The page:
2006Lauck B, 'Fluctuating asymmetry of the frog Crinia signifera in response to logging', WILDLIFE RESEARCH, 33 313-320 (2006) [C1]
2006Baker S, Lauck B, 'Association of common brown froglets, Crinia signifera, with clearcut forest edges in Tasmania, Australia', WILDLIFE RESEARCH, 33 29-34 (2006) [C1]
2005Lauck B, Swain R, Bashford R, 'The response of the frog Crinia signifera to different silvicultural practices in southern Tasmania, Australia', Tasforests, 17 29-36 (2005) [C1]
2005Lauck B, 'Life-history studies and the impact of recent forest harvesting on two frog species, Crinia signifera and Litoria ewingii', Tasforests, 16 83-93 (2005) [C1]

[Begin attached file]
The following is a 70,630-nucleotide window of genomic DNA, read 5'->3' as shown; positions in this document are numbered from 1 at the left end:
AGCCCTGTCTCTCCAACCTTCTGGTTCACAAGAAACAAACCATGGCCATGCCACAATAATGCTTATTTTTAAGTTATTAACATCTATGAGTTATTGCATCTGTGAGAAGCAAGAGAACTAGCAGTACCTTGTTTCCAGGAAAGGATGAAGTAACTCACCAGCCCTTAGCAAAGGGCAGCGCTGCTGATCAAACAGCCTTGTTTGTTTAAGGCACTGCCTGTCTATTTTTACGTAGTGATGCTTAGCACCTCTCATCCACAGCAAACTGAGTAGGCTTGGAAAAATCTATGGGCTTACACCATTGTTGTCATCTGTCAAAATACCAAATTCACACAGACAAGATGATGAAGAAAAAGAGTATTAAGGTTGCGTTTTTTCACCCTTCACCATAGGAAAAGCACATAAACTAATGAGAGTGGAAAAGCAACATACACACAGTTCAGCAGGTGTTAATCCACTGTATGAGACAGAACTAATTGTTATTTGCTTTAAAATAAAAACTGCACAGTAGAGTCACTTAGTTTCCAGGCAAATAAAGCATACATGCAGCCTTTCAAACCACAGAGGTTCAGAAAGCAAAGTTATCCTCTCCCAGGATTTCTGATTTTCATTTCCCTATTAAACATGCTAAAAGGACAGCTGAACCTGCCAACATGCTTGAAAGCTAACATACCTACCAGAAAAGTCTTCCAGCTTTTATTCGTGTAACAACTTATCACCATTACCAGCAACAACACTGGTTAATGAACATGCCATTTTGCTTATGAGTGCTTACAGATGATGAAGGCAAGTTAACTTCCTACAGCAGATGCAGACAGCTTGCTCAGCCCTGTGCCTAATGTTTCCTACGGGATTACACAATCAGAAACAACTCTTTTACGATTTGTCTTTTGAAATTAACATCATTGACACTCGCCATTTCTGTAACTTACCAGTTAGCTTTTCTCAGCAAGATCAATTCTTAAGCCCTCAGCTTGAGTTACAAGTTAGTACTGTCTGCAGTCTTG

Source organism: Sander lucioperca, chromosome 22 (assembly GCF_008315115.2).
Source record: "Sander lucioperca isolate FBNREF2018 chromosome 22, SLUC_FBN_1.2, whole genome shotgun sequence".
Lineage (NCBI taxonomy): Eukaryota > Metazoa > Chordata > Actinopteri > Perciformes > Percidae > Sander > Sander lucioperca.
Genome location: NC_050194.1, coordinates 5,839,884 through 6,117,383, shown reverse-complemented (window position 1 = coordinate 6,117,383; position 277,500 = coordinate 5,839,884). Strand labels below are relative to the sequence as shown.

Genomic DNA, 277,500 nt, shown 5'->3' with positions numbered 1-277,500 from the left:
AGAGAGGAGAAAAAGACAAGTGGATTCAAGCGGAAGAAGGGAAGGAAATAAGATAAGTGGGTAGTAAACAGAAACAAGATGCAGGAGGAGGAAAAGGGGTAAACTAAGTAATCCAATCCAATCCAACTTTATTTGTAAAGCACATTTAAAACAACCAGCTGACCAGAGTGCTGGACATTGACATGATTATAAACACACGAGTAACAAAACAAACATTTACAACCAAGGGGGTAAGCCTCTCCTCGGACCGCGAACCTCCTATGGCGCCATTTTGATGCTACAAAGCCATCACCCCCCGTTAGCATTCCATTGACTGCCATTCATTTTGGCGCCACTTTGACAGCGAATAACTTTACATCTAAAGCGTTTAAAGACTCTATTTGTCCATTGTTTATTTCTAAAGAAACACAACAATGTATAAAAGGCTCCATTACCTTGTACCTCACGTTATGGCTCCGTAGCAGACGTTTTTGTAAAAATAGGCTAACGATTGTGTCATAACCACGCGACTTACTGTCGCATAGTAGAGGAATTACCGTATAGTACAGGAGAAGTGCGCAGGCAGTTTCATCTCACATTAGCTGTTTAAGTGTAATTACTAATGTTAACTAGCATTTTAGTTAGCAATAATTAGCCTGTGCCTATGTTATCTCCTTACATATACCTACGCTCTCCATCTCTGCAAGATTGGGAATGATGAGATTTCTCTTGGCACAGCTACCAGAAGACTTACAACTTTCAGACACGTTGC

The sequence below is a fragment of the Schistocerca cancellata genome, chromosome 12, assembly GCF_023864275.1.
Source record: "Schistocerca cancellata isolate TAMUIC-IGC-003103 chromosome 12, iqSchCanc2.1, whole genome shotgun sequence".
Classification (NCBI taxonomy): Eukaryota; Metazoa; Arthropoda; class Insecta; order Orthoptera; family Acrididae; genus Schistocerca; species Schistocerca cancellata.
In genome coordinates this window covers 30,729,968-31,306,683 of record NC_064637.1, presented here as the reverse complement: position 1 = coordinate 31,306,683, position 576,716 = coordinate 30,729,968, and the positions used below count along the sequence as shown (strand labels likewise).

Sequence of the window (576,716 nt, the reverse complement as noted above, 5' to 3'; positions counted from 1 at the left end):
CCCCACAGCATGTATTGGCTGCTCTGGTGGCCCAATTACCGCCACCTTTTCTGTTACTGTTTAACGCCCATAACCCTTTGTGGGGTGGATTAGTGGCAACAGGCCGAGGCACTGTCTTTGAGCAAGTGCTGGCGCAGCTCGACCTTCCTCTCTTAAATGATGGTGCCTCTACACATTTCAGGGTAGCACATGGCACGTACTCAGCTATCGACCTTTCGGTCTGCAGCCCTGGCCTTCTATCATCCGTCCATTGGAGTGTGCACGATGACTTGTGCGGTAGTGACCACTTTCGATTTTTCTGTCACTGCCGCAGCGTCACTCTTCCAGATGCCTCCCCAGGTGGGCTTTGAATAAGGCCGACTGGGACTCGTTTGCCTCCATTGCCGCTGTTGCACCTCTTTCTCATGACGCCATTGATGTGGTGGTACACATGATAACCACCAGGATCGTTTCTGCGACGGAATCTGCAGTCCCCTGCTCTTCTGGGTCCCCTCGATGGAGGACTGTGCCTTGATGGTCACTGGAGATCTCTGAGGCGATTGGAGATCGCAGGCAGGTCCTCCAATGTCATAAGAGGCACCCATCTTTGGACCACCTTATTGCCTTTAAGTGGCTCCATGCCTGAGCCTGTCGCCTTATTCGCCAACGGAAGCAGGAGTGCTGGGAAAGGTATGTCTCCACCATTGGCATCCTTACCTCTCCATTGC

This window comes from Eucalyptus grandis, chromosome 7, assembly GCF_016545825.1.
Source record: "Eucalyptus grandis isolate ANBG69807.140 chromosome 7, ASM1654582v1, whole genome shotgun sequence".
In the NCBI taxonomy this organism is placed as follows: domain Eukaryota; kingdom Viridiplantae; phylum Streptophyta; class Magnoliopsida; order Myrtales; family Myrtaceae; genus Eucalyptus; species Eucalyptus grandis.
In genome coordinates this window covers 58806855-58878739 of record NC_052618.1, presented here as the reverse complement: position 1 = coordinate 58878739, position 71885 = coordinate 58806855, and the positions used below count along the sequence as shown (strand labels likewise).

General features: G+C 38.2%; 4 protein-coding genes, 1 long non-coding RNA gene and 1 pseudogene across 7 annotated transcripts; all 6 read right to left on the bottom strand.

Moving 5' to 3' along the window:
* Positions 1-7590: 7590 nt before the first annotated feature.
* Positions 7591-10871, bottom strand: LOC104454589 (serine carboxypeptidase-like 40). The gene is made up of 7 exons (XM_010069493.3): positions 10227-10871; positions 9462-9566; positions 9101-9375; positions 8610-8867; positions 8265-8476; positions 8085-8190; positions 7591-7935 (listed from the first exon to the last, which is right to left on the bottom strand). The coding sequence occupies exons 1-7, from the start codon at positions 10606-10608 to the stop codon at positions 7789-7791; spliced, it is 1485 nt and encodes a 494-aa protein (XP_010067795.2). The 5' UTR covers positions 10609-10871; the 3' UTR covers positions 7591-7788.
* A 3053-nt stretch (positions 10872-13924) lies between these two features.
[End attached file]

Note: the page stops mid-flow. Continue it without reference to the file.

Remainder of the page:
2005Lauck B, Swain R, Barmuta L, 'Breeding site characteristics regulating life history traits of the brown tree frog, Litoria ewingii', HYDROBIOLOGIA, 537 135-146 (2005) [C1]
2005Lauck B, 'The impact of recent logging and pond isolation on pond colonization by the frog Crinia signifera', Pacific Conservation Biology, 11 50-56 (2005) [C1]
2005Lauck B, Swain R, Barmuta L, 'Impacts of shading on larval traits of the frog Litoria ewingii in a commercial forest, Tasmania, Australia', JOURNAL OF HERPETOLOGY, 39 478-486 (2005) [C1]
2005Lauck B, 'Can life history studies contribute to understanding the impacts of clearfell logging on pond breeding anurans? A review', Applied Herpetology, 2 125-137 (2005) [C1]